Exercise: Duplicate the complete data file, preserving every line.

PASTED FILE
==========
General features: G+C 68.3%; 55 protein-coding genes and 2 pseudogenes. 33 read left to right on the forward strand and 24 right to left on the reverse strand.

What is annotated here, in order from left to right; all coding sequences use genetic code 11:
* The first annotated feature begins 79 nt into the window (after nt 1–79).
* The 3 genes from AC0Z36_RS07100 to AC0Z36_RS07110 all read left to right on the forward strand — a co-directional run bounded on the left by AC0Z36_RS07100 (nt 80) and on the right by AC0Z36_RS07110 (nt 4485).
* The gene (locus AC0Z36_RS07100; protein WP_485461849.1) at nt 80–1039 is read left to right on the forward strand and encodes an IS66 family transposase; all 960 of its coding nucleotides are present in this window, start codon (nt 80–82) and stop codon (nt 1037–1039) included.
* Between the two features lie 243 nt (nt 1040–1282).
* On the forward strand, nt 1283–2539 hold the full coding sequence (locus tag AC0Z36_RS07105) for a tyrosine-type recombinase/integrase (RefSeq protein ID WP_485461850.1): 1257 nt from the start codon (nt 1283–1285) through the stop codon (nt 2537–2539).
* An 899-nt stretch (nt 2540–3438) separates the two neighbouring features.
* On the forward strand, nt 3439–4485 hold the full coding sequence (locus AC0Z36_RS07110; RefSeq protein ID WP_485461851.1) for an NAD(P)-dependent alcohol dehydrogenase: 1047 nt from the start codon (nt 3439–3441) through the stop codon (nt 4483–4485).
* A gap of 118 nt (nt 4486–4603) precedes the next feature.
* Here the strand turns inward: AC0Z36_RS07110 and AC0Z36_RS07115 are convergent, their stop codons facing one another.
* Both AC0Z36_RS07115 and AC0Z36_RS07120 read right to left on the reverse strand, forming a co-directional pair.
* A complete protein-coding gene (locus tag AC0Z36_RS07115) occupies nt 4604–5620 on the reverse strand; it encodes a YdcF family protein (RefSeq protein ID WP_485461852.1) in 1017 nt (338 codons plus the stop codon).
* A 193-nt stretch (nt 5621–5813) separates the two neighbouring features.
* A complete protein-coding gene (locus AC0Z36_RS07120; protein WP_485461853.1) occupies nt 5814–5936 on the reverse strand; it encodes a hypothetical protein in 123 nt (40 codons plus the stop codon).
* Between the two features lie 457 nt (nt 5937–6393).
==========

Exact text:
General features: G+C 68.3%; 55 protein-coding genes and 2 pseudogenes. 33 read left to right on the forward strand and 24 right to left on the reverse strand.

What is annotated here, in order from left to right; all coding sequences use genetic code 11:
* The first annotated feature begins 79 nt into the window (after nt 1–79).
* The 3 genes from AC0Z36_RS07100 to AC0Z36_RS07110 all read left to right on the forward strand — a co-directional run bounded on the left by AC0Z36_RS07100 (nt 80) and on the right by AC0Z36_RS07110 (nt 4485).
* The gene (locus AC0Z36_RS07100; protein WP_485461849.1) at nt 80–1039 is read left to right on the forward strand and encodes an IS66 family transposase; all 960 of its coding nucleotides are present in this window, start codon (nt 80–82) and stop codon (nt 1037–1039) included.
* Between the two features lie 243 nt (nt 1040–1282).
* On the forward strand, nt 1283–2539 hold the full coding sequence (locus tag AC0Z36_RS07105) for a tyrosine-type recombinase/integrase (RefSeq protein ID WP_485461850.1): 1257 nt from the start codon (nt 1283–1285) through the stop codon (nt 2537–2539).
* An 899-nt stretch (nt 2540–3438) separates the two neighbouring features.
* On the forward strand, nt 3439–4485 hold the full coding sequence (locus AC0Z36_RS07110; RefSeq protein ID WP_485461851.1) for an NAD(P)-dependent alcohol dehydrogenase: 1047 nt from the start codon (nt 3439–3441) through the stop codon (nt 4483–4485).
* A gap of 118 nt (nt 4486–4603) precedes the next feature.
* Here the strand turns inward: AC0Z36_RS07110 and AC0Z36_RS07115 are convergent, their stop codons facing one another.
* Both AC0Z36_RS07115 and AC0Z36_RS07120 read right to left on the reverse strand, forming a co-directional pair.
* A complete protein-coding gene (locus tag AC0Z36_RS07115) occupies nt 4604–5620 on the reverse strand; it encodes a YdcF family protein (RefSeq protein ID WP_485461852.1) in 1017 nt (338 codons plus the stop codon).
* A 193-nt stretch (nt 5621–5813) separates the two neighbouring features.
* A complete protein-coding gene (locus AC0Z36_RS07120; protein WP_485461853.1) occupies nt 5814–5936 on the reverse strand; it encodes a hypothetical protein in 123 nt (40 codons plus the stop codon).
* Between the two features lie 457 nt (nt 5937–6393).